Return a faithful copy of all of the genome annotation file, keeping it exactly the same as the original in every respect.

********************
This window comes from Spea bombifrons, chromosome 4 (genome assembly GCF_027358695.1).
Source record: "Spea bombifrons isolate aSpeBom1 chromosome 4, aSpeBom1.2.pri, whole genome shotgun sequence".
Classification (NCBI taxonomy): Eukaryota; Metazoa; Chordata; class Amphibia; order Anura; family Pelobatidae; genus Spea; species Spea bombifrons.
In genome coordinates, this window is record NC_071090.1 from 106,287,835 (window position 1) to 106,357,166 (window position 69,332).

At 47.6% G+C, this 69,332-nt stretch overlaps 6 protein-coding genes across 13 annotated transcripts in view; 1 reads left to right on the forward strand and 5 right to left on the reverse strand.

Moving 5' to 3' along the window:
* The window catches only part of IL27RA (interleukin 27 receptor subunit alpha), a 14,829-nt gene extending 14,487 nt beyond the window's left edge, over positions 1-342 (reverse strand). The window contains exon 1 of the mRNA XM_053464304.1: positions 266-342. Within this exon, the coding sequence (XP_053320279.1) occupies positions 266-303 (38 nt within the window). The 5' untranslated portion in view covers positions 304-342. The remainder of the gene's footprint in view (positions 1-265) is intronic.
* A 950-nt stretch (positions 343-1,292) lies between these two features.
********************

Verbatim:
This window comes from Spea bombifrons, chromosome 4 (genome assembly GCF_027358695.1).
Source record: "Spea bombifrons isolate aSpeBom1 chromosome 4, aSpeBom1.2.pri, whole genome shotgun sequence".
Classification (NCBI taxonomy): Eukaryota; Metazoa; Chordata; class Amphibia; order Anura; family Pelobatidae; genus Spea; species Spea bombifrons.
In genome coordinates, this window is record NC_071090.1 from 106,287,835 (window position 1) to 106,357,166 (window position 69,332).

At 47.6% G+C, this 69,332-nt stretch overlaps 6 protein-coding genes across 13 annotated transcripts in view; 1 reads left to right on the forward strand and 5 right to left on the reverse strand.

Moving 5' to 3' along the window:
* The window catches only part of IL27RA (interleukin 27 receptor subunit alpha), a 14,829-nt gene extending 14,487 nt beyond the window's left edge, over positions 1-342 (reverse strand). The window contains exon 1 of the mRNA XM_053464304.1: positions 266-342. Within this exon, the coding sequence (XP_053320279.1) occupies positions 266-303 (38 nt within the window). The 5' untranslated portion in view covers positions 304-342. The remainder of the gene's footprint in view (positions 1-265) is intronic.
* A 950-nt stretch (positions 343-1,292) lies between these two features.